Making miracles happen: An interview with Dr. Honora Norton

Dr. Honora Norton, center, receives a “Service Above Self” award for community service during the Rotary Club of Scottsdale’s 2016 Service Above Self Awards Program held last May. At left is Max Rumbaugh, 2016 club president, and at right is Scottsdale Mayor Jim Lane.

Editor’s note: Following is an article recently published in the weekly bulletin published by St. Mary Magdalene Roman Catholic Church in Gilbert. The interviewed was conducted by Lita Arroyo, director of Parish Evangelization, St. Mary Magdalene Roman Catholic Church. Dr. Honora Norton is a resident of Scottsdale and chair-elect for the Catholic Charities Community Services Executive Board of Directors.

Dr. Honora Norton and her husband, Mike Elert, moved to Arizona in 1998 for job opportunities. After many years in the “rush, rush” of the corporate world and after suffering a serious heart attack, she was forced her to reflect on her life.

Even though she was already a grown woman at the time, she said, “I stopped and finally asked myself, what do I do with the rest of my life?”

Around the same time, she described experiencing an, “Is it odd or is it God?” moment. Dr. Norton would always read the Wall Street Journal, but rarely looked at The Catholic Sun. She happened to pick up a copy one day and saw a job opening at a parish in The Roman Catholic Diocese of Phoenix and served as their parish manager for 10 years.

Her experience participating in Catholic Charities Community Service’s JustFaith program with a group of people from that parish profoundly affected her. Most opportunities for formation at a parish include prayer, videos, books, and discussions, but her group participated in immersion experiences as well.

This is what introduced her to CCCS. One of their immersion experiences involved doing van runs from 5 to 7 p.m. for HomeBase Youth Services.

“Each night we would find close to a hundred kids outside, often sleeping under picnic tables,” she explained. On one van run she visited the Greyhound bus station by the airport and found homeless teens. She remembered one particular young girl with a baby that was living under a highway overpass near the bus station.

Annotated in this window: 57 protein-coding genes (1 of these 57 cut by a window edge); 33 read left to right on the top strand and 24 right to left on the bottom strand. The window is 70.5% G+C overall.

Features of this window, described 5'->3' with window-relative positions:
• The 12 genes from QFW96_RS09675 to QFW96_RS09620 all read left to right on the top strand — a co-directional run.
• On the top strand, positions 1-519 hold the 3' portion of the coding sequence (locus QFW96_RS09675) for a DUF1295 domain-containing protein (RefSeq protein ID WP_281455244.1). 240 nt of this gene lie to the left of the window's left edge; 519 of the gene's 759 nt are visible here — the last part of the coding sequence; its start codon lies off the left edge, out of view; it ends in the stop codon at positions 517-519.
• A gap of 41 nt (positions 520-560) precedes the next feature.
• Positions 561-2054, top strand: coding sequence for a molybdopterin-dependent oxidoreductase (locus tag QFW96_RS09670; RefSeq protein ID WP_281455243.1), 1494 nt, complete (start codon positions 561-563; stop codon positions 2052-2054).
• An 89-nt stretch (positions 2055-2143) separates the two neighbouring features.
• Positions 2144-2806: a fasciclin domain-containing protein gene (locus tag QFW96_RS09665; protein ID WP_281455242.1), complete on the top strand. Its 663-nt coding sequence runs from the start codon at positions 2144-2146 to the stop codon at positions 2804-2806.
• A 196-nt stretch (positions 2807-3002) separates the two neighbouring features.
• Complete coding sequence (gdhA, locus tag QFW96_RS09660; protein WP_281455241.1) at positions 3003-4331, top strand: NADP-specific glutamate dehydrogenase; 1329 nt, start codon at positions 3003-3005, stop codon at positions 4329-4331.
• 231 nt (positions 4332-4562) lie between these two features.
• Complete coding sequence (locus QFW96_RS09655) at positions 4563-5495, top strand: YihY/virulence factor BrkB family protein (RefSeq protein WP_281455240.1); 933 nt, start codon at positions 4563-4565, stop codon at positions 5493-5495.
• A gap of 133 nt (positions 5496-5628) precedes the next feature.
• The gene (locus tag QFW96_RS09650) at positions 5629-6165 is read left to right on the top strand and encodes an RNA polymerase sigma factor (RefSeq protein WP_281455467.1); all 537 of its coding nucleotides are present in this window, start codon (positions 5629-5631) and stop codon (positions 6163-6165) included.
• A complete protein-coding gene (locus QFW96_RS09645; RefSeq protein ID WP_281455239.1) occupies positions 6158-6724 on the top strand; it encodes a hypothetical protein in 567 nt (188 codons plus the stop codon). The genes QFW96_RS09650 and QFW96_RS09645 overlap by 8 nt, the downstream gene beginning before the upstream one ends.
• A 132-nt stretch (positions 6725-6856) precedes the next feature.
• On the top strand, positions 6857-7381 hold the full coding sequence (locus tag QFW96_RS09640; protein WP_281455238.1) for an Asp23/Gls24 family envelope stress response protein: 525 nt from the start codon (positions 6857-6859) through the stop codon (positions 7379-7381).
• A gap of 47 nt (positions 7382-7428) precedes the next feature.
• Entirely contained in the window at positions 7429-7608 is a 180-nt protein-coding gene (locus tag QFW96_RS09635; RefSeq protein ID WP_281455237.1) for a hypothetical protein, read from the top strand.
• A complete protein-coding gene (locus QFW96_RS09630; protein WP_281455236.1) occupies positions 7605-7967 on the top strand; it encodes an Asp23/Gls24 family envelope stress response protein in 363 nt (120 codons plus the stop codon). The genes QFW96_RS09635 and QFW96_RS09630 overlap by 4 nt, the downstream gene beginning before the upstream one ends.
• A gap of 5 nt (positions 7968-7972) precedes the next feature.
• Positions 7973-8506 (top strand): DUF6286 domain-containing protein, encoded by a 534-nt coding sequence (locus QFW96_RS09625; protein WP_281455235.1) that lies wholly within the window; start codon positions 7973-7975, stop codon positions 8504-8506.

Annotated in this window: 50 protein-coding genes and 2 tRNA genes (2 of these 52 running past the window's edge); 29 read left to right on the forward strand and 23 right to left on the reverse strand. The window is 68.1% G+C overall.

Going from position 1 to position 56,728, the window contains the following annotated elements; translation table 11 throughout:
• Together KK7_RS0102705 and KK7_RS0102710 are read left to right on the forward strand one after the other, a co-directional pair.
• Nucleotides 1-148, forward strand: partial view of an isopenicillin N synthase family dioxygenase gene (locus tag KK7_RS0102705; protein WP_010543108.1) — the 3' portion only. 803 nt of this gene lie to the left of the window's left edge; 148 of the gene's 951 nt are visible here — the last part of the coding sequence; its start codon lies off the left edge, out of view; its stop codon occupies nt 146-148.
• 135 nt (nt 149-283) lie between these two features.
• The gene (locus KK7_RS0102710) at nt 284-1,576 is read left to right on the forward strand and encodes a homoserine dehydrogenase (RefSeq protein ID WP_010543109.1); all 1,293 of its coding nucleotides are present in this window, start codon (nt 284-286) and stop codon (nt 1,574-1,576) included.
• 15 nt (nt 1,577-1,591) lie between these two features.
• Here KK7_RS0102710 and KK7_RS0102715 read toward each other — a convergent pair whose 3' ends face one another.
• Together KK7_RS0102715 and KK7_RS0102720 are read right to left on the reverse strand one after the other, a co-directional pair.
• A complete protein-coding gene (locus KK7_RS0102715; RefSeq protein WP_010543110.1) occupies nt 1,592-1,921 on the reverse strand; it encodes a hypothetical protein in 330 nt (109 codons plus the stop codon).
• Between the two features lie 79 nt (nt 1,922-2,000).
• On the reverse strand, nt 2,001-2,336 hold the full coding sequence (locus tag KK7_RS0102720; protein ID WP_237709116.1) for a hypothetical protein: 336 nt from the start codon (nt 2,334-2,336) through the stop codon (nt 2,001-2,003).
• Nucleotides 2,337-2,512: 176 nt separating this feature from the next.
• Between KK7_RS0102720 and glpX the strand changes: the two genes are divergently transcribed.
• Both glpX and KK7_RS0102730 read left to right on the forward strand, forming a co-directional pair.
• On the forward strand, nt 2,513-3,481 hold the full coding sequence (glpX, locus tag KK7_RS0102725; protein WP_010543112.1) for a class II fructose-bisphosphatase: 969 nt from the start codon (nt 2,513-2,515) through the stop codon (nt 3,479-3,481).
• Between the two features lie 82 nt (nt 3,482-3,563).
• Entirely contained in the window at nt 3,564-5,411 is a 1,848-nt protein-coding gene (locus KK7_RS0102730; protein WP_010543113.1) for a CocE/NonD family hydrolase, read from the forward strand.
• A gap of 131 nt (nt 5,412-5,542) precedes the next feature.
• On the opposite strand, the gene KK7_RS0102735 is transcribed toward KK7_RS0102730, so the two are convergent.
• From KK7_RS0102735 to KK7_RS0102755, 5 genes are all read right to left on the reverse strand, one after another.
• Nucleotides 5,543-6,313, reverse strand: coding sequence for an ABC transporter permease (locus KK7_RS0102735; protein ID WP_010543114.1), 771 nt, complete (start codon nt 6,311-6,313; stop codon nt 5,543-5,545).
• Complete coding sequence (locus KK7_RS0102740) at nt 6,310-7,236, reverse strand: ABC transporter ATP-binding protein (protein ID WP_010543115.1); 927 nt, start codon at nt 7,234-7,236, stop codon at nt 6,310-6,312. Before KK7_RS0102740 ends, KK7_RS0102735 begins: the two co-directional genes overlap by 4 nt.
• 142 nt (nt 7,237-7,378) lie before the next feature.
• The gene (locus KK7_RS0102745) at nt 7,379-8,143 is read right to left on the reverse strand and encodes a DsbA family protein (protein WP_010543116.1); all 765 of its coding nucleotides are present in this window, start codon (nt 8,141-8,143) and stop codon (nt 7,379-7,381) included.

After becoming more and more involved as a CCCS volunteer, Dr. Norton was asked to be a part of, and eventual chair of, CCCS’s Advisory Board.

“My role over the last few years has been connecting the unexpected” she said.

The Phoenix Business Journal recently listed CCCS as the 11th largest service/assistance nonprofit of more than 22,000 nonprofits in Arizona. CCCS currently has 22 programs serving the poor and the vulnerable within Maricopa, Yavapai, Coconino and MohaveCounties.

Dr. Norton said, “I know they are working to raise $2.7 million this year for programs to help veterans, children in foster care, the homeless and others, so they need all the help they can to meet this big goal.

“This year, you can give up to $500 (as an individual) or $1,000 (as a married couple) to CCCS toward the Foster Care Charitable Giving tax credit. If you give before December 31st, you’ll receive the money back, dollar-for-dollar, when you file for your 2016 tax return.”

CCCS does licensing, assists with home inspections, helps prepare for the placement of the children, assists with referrals for behavior management, and helps recruit families interested in fostering.

“We try as best we can to get the children back with their family,” Dr. Norton said. Often this means being placed with the child’s grandparents. If that isn’t possible, then they try to help establish a permanent home for the child through adoption.

To learn more about CCCS programs and ways to volunteer, visit catholiccharitiesaz.org/ to schedule a Miracle Tour.

To learn more about tax credits, and take advantage of the Foster Care Charitable Giving tax credit at the same time, visit www.catholiccharitiesaz.org/taxcredit.

Dr. Honora A. Norton’s experience ranges from IT data/call center management, Fortune 500 business consulting and small-business ownership, to faith community stewardship and for profit/nonprofit strategic planning and organizational design. She is the current chair-elect for the Catholic Charities Community Services Executive Board of Directors; a member of Rotary Club of Scottsdale; former chair of Arizona’s Starlight Children’s Foundation Advisory Council; and, is and has served on several other community nonprofit boards.

The Scottsdale Independent is published monthly and mailed to 75,000 homes and businesses in Scottsdale.

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